General anti-Chinese sentiment in the nineteenth century was rapidly growing. This was particularly true in western cities like Denver. A saloon fight between several Chinese and white men led to the destruction of Denver’s Chinatown and to one of Colorado’s worst race riots in its history.

Chinese immigration was a heavily discussed issue during the 1880 election cycle, especially in western states and territories where Chinese labor and communities were prevalent. Although Democrats and Republicans took an anti-Chinese labor stance in the election, many Democrats accused Republican presidential candidate, James A. Garfield, of favoring cheap Chinese labor over American or European immigrant labor. Denver, Colorado, which hosted a large Chinese population, provides a striking example of how these national anti-Chinese politics inflamed local tensions to the point of violence in the west. On October 30, 1880, a crowd of three thousand attended a Democratic Party anti-Chinese demonstration. As demonstrators held anti-Chinese signs, prominent Denver Democrats gave speeches outlining the supposed danger of continual Chinese immigration to the United States. 

Conflict broke out the following day. Two Chinese men were playing pool in a local saloon when a group of white men entered and started harassing them. John Asmussen, the saloon’s owner, advised the Chinese men to leave through the back door to avoid a fight, and the men complied. The white men, however, followed them out, and one of them struck one of the Chinese men with a board. A crowd gathered and soon the white men began attacking the Chinese people working in the laundromat next door. More and more people joined the growing white mob, and by the day’s end, three to five thousand people had stormed Chinatown. The mayor, Richard Sopris, and the fire department attempted to disperse the mob with a firehose, but this and the eight policemen on duty were largely powerless. The mob engaged in arson, robbery, destruction of property, rape, and violence. At some point, the mob forced a Chinese man named Look Young from his house, dragged through the town by a rope wrapped around his neck, beat him, and finally lynched him.

It is likely the mob would have killed more, but citizens sympathetic to the Chinese plight prevented more deaths. A group of prostitutes from a nearby brothel protected about 30 Chinese people, while others opened their homes and businesses to the fleeing Chinese. The mayor helped establish safehouses in hotels, saloons, residences, and the jail. The riot died down by the next morning. That day, the Republican party held a rally condemning the actions of the mob. Due to the sheer size of the mob and chaos of the scene, few rioters were convicted of any crimes. The Chinese residents of Denver were not paid any sort of reparations. Around 100 Chinese residents chose to leave for other cities within the U.S. or return to China. The remaining Chinese residents chose to stay in Denver and rebuild Chinatown.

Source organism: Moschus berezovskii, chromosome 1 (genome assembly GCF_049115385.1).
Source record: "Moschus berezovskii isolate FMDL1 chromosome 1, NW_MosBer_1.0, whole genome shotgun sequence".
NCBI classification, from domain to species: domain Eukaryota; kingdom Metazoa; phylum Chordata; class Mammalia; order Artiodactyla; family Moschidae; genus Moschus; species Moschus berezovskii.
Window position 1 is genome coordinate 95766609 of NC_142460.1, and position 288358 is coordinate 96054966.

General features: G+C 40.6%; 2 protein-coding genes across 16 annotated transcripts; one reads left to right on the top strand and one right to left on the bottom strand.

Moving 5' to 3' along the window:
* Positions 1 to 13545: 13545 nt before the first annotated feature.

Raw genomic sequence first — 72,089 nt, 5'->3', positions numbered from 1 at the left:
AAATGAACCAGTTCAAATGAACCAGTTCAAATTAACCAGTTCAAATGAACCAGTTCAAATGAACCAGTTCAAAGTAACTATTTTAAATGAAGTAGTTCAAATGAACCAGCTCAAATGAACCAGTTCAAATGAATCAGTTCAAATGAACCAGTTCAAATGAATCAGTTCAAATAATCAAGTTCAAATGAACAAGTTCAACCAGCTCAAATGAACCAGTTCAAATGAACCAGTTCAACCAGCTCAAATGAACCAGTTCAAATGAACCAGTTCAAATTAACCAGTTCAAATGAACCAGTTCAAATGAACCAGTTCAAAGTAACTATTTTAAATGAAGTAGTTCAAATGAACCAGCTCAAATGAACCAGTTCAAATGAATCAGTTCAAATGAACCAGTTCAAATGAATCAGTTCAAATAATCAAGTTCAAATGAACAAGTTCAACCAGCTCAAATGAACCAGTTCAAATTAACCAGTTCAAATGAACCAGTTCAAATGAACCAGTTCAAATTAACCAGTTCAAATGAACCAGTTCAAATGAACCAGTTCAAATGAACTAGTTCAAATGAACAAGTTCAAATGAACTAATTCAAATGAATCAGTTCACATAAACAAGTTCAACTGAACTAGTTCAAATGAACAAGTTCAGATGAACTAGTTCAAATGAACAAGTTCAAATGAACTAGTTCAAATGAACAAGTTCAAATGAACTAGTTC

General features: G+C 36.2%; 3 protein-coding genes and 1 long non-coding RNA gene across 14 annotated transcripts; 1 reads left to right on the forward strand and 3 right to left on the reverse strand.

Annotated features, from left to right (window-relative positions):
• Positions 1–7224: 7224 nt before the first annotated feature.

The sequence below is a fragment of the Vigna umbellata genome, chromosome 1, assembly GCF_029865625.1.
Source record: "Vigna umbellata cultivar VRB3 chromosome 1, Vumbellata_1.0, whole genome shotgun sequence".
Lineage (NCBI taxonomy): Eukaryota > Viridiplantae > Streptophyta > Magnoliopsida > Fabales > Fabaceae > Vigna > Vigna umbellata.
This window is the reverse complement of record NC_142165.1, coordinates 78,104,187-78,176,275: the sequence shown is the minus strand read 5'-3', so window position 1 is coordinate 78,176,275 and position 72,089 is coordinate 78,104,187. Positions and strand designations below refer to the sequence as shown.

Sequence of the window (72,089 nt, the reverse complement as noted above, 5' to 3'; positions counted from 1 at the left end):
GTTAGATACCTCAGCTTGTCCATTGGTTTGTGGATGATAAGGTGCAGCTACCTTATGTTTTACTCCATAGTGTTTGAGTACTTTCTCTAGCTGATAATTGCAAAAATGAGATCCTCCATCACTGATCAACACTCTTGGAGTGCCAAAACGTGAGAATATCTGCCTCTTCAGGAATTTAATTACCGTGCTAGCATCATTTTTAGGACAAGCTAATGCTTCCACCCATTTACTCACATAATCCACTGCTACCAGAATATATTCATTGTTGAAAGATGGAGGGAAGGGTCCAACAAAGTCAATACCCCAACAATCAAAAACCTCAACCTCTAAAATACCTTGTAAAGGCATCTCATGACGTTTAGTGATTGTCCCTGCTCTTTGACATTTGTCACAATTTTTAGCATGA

Riot in Denver
Riot in Denver Another illustration drawn of the riot in 1880, portraying the fire department’s efforts to disperse the mob. Source:

“Denver, Anti-Chinese Riots.” October 31, 1880. 89.451.1767. History Colorado Online Collection. Courtesy of History Colorado.

An Illustration of the Denver Race Riots
An Illustration of the Denver Race Riots An illustration drawn of the Denver Race Riots in 1880. Source:

“Colorado - the anti-Chinese riot in Denver, on October 31st [Chinese being beaten and property destroyed by large mob].” Frank Leslie. 1880. Courtesy of the Library of Congress.

The Street of the Riot
The Street of the Riot A photo of 16th Street from 1875, which was the street where the riot started. Source:

“16th Street, Denver.” B.A. Hawkins. 1875. Courtesy of the Library of Congress.

Denver, Colorado
Denver, Colorado A panoramic photo of Denver taken in 1879. Source:

“Panorama of Denver.” William Henry Jackson. 1879. Courtesy of the Library of Congress.



Sydney Wilson, Brigham Young University , “Denver Race Riot of 1880,” Intermountain Histories, accessed July 23, 2024,